IGNITE THE SPARK
The most important thing to help children develop healthy habits is to lead by example and be a good role model. Children learn their health habits from their parents and other significant adults in their lives (teachers, coaches, relatives). If adult role models eat a variety of healthy foods and stay active, children are more likely to be physically active and eat healthful foods.
- Boys 1-6
- Girls 1-6
- Snow Stars Level 1 - 3
- No formalized competition
13 to 16 hours per day
- Establish and maintain a sleep/nap routine
- Ensure a comfortable/safe sleep environment
- Avoid stimulation 1-2 hours before bed; minimize "screen time."
- Consolidate nighttime sleep period
- Decrease naps to 1-2/day in the first year
- Natural light exposure first thing in the morning
- Establish stable sleep routines and a bedtime routine
- Use a sleep transition object
- Introduce independent sleep initiating behaviors
When children eat well, they have the nutrients and energy they need to grow and participate in sports.
Steps to Healthy Eating With Children
- Eat meals with your family and use Canada's Food Guide to help you plan healthy meals that your family can eat together.
- Plan and pack healthy meals and snacks. Busy schedules make it essential to plan healthy meals.
- Planning meals ahead of time helps to ensure you have all the ingredients to prepare a healthy meal in your allotted time frame.
- Trust your child's appetite. Trust that your children know how much they need to eat.
- Encourage children to listen and respond to their signals of hunger and fullness. During growth spurts, children may eat more. When they are growing slowly, they may eat less.
- Create an environment that supports healthy eating.
- Stay fit through participation in fun activities.
With leadership and support from the BC Ministry of Health, Dietitians of Canada created focused messages and tips for parents on feeding infants and toddlers from 0-24 months.
Raising Our Healthy Kids is a series of short 60 – 90-second videos providing information to parents and care providers on healthy growth and development of children up to 12 years of age.
Children can avoid most injuries by wearing the appropriate protective gear and being properly supervised.
A few safety tips to consider:
- Always assess the situation and risk involved; have the child wear appropriate protective equipment when required.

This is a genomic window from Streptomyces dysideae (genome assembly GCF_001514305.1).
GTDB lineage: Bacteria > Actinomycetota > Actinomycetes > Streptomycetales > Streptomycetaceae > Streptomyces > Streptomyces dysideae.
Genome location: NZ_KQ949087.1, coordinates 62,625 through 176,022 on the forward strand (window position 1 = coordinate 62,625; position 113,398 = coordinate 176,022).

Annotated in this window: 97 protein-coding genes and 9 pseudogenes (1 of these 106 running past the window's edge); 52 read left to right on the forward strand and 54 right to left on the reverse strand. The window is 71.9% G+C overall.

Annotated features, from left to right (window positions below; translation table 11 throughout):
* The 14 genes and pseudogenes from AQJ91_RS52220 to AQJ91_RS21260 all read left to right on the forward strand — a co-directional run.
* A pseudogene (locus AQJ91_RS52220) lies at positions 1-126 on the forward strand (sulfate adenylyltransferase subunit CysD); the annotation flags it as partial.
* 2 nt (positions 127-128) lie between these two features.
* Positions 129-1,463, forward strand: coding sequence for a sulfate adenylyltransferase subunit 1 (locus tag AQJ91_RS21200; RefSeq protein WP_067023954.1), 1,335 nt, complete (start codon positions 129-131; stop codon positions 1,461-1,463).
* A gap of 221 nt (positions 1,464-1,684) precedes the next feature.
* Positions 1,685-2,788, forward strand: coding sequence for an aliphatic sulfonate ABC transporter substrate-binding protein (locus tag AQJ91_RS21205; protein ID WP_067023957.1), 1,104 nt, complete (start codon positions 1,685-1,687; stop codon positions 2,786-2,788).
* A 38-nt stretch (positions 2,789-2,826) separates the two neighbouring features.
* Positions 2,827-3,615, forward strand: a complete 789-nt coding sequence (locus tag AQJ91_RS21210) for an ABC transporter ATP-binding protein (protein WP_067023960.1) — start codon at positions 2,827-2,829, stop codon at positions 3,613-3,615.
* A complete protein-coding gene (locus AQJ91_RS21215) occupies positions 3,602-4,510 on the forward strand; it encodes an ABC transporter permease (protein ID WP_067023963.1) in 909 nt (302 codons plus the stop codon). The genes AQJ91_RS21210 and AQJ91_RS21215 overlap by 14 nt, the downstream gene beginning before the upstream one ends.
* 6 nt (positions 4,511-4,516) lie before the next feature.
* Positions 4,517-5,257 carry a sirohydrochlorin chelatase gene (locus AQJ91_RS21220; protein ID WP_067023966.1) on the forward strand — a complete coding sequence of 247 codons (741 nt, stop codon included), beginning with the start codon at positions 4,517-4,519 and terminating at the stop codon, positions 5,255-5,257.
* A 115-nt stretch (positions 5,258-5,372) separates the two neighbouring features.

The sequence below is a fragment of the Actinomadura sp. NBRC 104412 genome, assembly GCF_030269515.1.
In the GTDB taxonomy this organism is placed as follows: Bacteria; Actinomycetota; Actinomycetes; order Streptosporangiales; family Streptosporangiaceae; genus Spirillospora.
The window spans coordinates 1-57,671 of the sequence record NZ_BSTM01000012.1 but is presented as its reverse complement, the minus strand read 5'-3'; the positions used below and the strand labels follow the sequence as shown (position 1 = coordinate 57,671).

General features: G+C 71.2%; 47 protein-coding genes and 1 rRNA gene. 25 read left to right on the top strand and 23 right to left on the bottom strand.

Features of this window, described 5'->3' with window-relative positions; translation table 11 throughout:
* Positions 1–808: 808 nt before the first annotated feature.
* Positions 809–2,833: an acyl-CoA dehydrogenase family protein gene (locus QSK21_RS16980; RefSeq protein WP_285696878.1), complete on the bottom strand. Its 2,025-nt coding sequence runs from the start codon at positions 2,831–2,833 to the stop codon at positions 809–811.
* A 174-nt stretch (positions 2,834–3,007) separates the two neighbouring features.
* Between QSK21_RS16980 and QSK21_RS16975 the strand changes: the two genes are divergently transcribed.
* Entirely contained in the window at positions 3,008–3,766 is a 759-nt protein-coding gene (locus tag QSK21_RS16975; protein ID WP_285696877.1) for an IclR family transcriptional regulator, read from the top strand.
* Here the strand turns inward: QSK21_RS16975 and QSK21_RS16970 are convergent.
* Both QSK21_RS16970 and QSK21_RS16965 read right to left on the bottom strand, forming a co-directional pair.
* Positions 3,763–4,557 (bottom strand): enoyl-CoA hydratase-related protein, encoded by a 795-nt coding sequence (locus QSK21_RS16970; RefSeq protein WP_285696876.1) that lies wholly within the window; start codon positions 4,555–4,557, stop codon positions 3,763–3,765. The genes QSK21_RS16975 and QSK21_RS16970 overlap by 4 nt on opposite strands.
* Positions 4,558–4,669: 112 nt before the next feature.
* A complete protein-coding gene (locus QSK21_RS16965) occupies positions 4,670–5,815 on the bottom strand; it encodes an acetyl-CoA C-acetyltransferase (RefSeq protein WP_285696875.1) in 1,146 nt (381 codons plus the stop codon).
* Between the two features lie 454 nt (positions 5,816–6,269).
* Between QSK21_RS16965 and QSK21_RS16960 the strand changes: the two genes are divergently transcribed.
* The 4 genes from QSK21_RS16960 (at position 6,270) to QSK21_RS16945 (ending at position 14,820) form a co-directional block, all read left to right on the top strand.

- In skiing and other locomotive sports, helmets can reduce the risk of head and face injuries. Click here for helmet fitting guidelines.
- Wear knee, elbow and wrist guards for all sports that include a risk of falling, such as inline skating, skateboarding, cycling.
- Wear shin pads for sports like hockey, softball, and soccer where injuries to the front of the lower leg are relatively common.
- A proper warm-up and cool down will help prevent injury and foster healthy habits.
- Play other sports to ensure overall fitness and strength development.
- Use proper form and technique.
- Allow adequate recovery time between sessions.
Children can get easily cold when participating in outdoor activities. It is best to dress them in layers and take frequent breaks.
Check-in with the child to ensure they are warm throughout the day. Hand warmers, food snacks and hot chocolate help to keep children warm and happy while skiing.
Maintaining BalanceRaising active children in today's busy world can be challenging. Family time and being engaged with your children at this stage assists with creating the habit of being physically active for life.
Maintaining a balanced family life that fosters the development of healthy habits includes:
- Scheduling family time and activities where the family can be active together.
- Making sure everyone in the family has time for rest and regeneration.
- Finding a balance between sports and encouraging multi-sport exposure.
- Allowing for social "play" time with other children in a supervised but unstructured environment like the park playground.
- When children begin school, monitor the child’s response to ensure a right balance is maintained between physical activity and regeneration of mind and body.
- Use the PLAYinventory form to record and track a child’s leisure-time activities throughout the year.
- Parents becoming involved through volunteer activities, when children begin to participate in a more structured sports program, at the child’s local club.